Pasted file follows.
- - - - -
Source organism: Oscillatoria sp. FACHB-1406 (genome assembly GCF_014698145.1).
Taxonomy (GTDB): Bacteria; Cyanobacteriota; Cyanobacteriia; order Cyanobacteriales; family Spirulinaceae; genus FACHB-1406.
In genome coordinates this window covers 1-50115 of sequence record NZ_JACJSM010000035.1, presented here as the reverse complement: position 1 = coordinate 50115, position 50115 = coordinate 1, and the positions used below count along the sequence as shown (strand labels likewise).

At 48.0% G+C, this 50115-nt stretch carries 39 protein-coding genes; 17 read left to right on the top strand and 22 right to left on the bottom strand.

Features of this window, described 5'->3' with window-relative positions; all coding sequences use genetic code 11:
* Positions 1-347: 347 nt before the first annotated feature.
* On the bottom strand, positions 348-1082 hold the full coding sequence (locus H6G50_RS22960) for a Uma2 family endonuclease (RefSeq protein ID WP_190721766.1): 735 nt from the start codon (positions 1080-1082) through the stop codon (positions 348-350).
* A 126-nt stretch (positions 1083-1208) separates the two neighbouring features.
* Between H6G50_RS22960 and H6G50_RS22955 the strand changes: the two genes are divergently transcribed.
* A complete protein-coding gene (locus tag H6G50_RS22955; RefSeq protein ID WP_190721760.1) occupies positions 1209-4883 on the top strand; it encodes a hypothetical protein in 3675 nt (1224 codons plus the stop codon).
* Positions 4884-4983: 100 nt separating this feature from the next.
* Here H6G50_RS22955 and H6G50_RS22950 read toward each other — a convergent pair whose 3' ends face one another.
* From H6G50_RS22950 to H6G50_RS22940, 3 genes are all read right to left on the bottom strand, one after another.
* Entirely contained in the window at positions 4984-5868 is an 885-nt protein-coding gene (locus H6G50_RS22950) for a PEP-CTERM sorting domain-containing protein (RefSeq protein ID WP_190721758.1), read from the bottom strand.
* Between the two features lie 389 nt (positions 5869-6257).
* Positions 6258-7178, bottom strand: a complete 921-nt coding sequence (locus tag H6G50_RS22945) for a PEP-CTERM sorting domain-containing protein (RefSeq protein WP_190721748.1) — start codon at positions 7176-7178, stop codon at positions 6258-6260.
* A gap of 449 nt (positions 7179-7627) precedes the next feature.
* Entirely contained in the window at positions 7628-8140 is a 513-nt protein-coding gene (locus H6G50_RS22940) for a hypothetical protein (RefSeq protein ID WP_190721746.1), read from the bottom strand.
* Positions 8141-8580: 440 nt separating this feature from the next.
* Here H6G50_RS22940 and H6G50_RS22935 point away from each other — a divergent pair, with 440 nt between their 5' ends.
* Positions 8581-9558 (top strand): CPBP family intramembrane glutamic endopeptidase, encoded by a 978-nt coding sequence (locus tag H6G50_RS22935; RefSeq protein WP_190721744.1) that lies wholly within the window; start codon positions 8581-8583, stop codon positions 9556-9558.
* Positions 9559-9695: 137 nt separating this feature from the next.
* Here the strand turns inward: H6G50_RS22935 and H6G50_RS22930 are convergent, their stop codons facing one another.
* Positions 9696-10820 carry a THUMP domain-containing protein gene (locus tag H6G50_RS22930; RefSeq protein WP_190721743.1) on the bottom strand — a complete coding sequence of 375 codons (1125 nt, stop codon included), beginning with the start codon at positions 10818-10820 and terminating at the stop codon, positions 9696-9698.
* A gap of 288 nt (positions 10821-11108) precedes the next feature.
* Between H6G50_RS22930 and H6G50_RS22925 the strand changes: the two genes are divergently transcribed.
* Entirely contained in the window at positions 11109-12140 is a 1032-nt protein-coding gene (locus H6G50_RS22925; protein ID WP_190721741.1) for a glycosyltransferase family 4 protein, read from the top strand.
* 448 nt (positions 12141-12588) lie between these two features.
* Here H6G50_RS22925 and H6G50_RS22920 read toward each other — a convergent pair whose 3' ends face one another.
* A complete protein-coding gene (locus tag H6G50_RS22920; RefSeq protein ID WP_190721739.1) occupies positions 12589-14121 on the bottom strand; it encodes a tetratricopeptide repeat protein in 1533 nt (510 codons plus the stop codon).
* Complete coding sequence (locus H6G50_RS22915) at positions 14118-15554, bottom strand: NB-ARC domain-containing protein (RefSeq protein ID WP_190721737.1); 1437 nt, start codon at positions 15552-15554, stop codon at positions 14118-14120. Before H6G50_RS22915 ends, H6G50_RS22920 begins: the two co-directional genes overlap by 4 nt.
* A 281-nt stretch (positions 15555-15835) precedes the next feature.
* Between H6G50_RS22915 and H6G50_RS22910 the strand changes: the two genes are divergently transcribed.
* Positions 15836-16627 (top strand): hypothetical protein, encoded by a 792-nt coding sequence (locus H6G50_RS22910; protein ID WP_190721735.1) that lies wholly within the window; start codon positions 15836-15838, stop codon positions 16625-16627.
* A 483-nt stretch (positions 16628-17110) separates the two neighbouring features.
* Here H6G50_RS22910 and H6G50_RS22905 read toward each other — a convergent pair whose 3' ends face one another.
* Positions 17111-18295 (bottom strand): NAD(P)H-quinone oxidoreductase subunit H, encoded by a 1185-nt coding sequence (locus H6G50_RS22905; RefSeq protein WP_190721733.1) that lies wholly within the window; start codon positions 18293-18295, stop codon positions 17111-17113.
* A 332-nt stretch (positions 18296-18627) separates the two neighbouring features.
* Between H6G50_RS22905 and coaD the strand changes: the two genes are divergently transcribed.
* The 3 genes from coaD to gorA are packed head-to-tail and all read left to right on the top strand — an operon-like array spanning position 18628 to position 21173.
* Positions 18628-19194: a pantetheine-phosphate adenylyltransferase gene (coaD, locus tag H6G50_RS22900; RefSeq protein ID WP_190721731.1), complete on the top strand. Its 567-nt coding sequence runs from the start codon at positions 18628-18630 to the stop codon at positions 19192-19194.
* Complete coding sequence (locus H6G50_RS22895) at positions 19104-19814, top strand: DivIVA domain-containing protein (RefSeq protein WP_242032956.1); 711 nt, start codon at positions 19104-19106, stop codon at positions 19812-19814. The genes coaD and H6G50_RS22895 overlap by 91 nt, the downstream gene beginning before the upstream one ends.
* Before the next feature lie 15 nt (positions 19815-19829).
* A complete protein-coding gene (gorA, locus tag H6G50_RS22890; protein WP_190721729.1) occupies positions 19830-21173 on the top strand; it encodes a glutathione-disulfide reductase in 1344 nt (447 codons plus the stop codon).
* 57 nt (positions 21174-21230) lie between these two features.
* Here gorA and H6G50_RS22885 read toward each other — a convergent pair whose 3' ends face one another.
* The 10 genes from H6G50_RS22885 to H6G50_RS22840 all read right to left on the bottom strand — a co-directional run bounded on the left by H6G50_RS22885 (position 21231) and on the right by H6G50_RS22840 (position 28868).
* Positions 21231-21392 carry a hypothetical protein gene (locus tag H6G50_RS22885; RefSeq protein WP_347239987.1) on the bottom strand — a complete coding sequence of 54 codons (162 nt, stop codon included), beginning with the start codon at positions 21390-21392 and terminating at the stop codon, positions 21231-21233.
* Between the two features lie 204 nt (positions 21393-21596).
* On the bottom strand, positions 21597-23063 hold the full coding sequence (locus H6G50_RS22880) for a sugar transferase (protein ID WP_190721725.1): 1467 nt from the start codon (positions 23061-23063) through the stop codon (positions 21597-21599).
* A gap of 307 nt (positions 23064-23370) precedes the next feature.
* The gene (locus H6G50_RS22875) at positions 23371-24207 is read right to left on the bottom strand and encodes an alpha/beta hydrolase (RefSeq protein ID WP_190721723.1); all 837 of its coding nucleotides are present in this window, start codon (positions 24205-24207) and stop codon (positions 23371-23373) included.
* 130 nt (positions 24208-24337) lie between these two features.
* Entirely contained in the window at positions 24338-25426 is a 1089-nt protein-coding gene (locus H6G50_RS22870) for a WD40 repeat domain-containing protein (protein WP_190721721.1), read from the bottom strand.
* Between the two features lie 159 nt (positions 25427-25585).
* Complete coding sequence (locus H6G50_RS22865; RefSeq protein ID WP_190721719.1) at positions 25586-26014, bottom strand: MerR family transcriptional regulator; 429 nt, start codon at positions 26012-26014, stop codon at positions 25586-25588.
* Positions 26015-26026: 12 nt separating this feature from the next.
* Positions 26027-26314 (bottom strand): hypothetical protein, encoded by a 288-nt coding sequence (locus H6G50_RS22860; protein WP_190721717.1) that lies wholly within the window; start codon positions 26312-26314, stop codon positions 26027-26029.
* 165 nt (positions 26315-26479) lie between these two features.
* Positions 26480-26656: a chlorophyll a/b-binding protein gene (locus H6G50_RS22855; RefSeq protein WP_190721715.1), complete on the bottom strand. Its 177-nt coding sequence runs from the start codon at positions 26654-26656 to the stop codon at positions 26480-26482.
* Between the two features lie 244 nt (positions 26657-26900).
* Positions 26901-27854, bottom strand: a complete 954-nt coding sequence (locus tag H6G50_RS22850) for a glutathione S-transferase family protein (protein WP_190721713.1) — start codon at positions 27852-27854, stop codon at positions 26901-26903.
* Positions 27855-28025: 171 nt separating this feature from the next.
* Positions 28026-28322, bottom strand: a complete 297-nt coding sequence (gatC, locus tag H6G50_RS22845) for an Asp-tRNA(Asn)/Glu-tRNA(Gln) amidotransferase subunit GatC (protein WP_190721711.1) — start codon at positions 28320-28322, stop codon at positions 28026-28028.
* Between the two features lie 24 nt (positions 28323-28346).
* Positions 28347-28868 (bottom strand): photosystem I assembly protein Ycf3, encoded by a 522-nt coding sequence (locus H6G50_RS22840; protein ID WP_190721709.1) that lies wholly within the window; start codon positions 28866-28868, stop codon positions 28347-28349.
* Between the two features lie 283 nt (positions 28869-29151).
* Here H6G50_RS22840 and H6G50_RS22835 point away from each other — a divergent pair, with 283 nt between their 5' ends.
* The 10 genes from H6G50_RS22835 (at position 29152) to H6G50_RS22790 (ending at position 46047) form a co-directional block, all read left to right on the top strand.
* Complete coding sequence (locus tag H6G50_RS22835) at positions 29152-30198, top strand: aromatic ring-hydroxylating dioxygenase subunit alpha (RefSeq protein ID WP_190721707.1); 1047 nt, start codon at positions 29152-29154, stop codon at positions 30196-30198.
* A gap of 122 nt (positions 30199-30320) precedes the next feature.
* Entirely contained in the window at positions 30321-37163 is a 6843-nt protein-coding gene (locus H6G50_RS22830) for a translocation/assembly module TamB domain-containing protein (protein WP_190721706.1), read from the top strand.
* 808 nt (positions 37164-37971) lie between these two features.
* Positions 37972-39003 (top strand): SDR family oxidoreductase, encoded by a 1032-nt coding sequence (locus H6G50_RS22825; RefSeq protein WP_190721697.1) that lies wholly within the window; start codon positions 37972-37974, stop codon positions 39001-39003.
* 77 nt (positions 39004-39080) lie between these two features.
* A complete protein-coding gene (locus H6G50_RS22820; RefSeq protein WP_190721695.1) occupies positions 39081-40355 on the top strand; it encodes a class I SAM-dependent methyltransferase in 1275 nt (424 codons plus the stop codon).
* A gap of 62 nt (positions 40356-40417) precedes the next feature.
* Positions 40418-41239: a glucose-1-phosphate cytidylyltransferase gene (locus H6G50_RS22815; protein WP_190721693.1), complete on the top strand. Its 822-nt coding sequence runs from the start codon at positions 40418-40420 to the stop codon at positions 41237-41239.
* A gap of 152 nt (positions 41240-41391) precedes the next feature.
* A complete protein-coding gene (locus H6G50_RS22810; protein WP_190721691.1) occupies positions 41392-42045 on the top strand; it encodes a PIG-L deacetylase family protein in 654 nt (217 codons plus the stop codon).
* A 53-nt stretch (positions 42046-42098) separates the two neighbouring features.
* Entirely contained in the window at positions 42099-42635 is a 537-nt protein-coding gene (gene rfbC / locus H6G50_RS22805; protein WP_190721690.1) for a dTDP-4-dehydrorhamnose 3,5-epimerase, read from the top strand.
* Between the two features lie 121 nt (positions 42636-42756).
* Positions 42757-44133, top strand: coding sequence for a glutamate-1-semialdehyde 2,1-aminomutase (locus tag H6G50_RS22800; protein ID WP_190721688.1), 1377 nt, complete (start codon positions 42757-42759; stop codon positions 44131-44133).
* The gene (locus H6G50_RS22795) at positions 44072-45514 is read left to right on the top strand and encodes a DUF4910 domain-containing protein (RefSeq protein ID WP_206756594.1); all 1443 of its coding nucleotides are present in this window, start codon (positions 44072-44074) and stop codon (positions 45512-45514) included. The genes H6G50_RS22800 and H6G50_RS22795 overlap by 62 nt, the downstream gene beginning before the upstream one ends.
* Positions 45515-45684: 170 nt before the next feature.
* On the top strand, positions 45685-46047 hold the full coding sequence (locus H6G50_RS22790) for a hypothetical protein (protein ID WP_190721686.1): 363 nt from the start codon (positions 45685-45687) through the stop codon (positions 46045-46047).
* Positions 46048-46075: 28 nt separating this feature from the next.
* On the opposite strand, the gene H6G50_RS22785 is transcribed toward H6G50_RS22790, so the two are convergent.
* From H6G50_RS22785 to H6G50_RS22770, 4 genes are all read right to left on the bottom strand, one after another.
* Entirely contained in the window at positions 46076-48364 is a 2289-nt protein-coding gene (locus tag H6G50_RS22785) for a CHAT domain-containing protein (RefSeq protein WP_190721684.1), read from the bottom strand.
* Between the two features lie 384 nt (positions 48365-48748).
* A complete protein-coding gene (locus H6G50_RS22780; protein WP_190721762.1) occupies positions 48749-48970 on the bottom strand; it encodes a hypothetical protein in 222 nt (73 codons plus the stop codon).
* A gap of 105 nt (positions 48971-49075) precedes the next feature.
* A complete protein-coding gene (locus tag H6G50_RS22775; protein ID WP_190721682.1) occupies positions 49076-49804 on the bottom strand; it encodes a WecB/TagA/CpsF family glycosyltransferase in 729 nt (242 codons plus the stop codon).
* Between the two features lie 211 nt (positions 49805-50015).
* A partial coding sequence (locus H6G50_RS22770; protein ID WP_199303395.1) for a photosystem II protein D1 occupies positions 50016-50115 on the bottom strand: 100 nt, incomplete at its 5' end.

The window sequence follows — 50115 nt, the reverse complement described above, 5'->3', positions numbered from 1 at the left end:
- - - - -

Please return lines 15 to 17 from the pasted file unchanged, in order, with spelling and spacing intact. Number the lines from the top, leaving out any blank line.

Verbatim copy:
* Between the two features lie 389 nt (positions 5869-6257).
* Positions 6258-7178, bottom strand: a complete 921-nt coding sequence (locus tag H6G50_RS22945) for a PEP-CTERM sorting domain-containing protein (RefSeq protein WP_190721748.1) — start codon at positions 7176-7178, stop codon at positions 6258-6260.
* A gap of 449 nt (positions 7179-7627) precedes the next feature.